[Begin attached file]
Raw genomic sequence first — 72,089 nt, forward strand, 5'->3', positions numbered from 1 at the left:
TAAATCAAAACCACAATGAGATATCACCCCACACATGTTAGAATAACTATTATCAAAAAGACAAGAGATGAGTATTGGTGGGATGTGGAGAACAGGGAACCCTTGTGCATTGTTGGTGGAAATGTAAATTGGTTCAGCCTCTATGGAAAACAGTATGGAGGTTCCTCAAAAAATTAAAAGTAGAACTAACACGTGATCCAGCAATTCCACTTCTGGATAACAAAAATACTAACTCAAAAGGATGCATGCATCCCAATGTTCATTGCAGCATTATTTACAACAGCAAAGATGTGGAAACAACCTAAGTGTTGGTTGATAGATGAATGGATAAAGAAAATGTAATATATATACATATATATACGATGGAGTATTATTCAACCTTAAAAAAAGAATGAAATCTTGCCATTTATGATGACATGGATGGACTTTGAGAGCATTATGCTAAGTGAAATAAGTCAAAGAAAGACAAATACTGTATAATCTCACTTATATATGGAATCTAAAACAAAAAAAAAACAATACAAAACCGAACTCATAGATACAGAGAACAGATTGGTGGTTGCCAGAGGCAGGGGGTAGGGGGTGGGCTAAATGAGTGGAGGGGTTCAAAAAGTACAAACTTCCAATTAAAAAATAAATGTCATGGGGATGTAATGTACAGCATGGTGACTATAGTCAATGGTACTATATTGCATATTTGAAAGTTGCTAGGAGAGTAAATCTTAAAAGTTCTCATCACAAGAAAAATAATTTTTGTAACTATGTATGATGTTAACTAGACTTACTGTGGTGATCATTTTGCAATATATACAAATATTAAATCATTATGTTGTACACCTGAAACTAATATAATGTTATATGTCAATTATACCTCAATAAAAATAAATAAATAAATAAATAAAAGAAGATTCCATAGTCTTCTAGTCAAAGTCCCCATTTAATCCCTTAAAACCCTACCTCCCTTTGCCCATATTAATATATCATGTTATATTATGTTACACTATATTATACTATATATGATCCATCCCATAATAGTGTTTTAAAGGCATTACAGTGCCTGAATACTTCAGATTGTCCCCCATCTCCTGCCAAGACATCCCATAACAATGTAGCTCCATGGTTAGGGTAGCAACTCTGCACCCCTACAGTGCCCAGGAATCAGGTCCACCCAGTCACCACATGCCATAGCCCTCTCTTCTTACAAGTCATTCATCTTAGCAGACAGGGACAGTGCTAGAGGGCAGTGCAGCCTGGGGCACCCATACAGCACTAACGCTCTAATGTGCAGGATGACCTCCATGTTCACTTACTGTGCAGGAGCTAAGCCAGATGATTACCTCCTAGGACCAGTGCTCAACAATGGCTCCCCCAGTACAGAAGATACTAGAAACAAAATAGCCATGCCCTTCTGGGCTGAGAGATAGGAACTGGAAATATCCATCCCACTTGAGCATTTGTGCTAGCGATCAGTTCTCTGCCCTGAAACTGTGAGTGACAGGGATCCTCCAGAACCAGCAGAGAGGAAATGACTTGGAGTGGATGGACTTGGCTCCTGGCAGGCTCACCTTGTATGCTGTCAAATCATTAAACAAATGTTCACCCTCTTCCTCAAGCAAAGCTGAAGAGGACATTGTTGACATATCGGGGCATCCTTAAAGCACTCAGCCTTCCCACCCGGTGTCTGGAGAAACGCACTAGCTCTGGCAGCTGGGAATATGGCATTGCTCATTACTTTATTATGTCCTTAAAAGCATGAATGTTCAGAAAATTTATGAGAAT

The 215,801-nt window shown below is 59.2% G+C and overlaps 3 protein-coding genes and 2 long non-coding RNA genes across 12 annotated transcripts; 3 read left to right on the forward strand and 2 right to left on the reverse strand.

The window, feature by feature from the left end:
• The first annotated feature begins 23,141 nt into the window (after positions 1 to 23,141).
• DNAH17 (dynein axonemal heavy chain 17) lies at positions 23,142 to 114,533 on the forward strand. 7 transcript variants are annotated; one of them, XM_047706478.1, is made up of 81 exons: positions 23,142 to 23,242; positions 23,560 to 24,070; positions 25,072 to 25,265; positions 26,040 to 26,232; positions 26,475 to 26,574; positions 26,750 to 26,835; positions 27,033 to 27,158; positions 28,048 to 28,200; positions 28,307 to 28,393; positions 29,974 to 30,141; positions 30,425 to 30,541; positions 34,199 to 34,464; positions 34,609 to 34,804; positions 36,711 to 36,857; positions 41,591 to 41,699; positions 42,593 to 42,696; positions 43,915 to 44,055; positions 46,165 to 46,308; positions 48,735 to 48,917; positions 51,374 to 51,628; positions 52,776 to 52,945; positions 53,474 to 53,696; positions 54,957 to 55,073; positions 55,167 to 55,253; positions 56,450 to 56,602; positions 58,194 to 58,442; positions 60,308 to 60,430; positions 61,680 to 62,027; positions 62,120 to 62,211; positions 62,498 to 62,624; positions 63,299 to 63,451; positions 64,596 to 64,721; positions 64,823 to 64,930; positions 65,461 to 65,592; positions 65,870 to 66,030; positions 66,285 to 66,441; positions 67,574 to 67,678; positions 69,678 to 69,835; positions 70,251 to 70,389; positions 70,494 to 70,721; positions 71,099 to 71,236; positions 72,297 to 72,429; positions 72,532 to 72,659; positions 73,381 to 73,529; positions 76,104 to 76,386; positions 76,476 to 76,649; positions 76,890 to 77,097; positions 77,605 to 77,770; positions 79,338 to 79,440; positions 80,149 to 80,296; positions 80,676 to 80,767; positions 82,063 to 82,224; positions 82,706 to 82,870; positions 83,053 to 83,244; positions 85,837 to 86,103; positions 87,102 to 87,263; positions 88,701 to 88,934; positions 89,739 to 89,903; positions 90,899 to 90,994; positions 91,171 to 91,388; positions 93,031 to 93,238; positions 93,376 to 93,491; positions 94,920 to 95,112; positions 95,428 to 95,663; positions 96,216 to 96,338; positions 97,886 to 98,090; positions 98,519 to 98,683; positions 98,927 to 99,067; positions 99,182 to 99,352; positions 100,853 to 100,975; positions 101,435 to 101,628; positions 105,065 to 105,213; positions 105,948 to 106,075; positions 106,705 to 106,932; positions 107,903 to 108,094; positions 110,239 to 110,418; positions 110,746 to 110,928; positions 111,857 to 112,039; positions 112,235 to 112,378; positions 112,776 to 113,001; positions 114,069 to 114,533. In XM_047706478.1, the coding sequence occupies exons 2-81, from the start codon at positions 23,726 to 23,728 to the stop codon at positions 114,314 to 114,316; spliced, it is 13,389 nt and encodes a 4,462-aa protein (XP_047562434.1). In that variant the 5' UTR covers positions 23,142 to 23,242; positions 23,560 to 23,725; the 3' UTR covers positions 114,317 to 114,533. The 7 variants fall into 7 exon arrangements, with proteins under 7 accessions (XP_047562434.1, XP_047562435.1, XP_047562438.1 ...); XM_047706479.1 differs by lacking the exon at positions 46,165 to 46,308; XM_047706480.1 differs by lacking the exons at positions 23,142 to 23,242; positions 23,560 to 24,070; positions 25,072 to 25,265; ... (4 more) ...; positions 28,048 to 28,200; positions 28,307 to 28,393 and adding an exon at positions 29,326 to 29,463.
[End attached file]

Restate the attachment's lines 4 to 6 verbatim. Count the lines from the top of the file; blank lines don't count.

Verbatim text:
The window, feature by feature from the left end:
• The first annotated feature begins 23,141 nt into the window (after positions 1 to 23,141).
• DNAH17 (dynein axonemal heavy chain 17) lies at positions 23,142 to 114,533 on the forward strand. 7 transcript variants are annotated; one of them, XM_047706478.1, is made up of 81 exons: positions 23,142 to 23,242; positions 23,560 to 24,070; positions 25,072 to 25,265; positions 26,040 to 26,232; positions 26,475 to 26,574; positions 26,750 to 26,835; positions 27,033 to 27,158; positions 28,048 to 28,200; positions 28,307 to 28,393; positions 29,974 to 30,141; positions 30,425 to 30,541; positions 34,199 to 34,464; positions 34,609 to 34,804; positions 36,711 to 36,857; positions 41,591 to 41,699; positions 42,593 to 42,696; positions 43,915 to 44,055; positions 46,165 to 46,308; positions 48,735 to 48,917; positions 51,374 to 51,628; positions 52,776 to 52,945; positions 53,474 to 53,696; positions 54,957 to 55,073; positions 55,167 to 55,253; positions 56,450 to 56,602; positions 58,194 to 58,442; positions 60,308 to 60,430; positions 61,680 to 62,027; positions 62,120 to 62,211; positions 62,498 to 62,624; positions 63,299 to 63,451; positions 64,596 to 64,721; positions 64,823 to 64,930; positions 65,461 to 65,592; positions 65,870 to 66,030; positions 66,285 to 66,441; positions 67,574 to 67,678; positions 69,678 to 69,835; positions 70,251 to 70,389; positions 70,494 to 70,721; positions 71,099 to 71,236; positions 72,297 to 72,429; positions 72,532 to 72,659; positions 73,381 to 73,529; positions 76,104 to 76,386; positions 76,476 to 76,649; positions 76,890 to 77,097; positions 77,605 to 77,770; positions 79,338 to 79,440; positions 80,149 to 80,296; positions 80,676 to 80,767; positions 82,063 to 82,224; positions 82,706 to 82,870; positions 83,053 to 83,244; positions 85,837 to 86,103; positions 87,102 to 87,263; positions 88,701 to 88,934; positions 89,739 to 89,903; positions 90,899 to 90,994; positions 91,171 to 91,388; positions 93,031 to 93,238; positions 93,376 to 93,491; positions 94,920 to 95,112; positions 95,428 to 95,663; positions 96,216 to 96,338; positions 97,886 to 98,090; positions 98,519 to 98,683; positions 98,927 to 99,067; positions 99,182 to 99,352; positions 100,853 to 100,975; positions 101,435 to 101,628; positions 105,065 to 105,213; positions 105,948 to 106,075; positions 106,705 to 106,932; positions 107,903 to 108,094; positions 110,239 to 110,418; positions 110,746 to 110,928; positions 111,857 to 112,039; positions 112,235 to 112,378; positions 112,776 to 113,001; positions 114,069 to 114,533. In XM_047706478.1, the coding sequence occupies exons 2-81, from the start codon at positions 23,726 to 23,728 to the stop codon at positions 114,314 to 114,316; spliced, it is 13,389 nt and encodes a 4,462-aa protein (XP_047562434.1). In that variant the 5' UTR covers positions 23,142 to 23,242; positions 23,560 to 23,725; the 3' UTR covers positions 114,317 to 114,533. The 7 variants fall into 7 exon arrangements, with proteins under 7 accessions (XP_047562434.1, XP_047562435.1, XP_047562438.1 ...); XM_047706479.1 differs by lacking the exon at positions 46,165 to 46,308; XM_047706480.1 differs by lacking the exons at positions 23,142 to 23,242; positions 23,560 to 24,070; positions 25,072 to 25,265; ... (4 more) ...; positions 28,048 to 28,200; positions 28,307 to 28,393 and adding an exon at positions 29,326 to 29,463.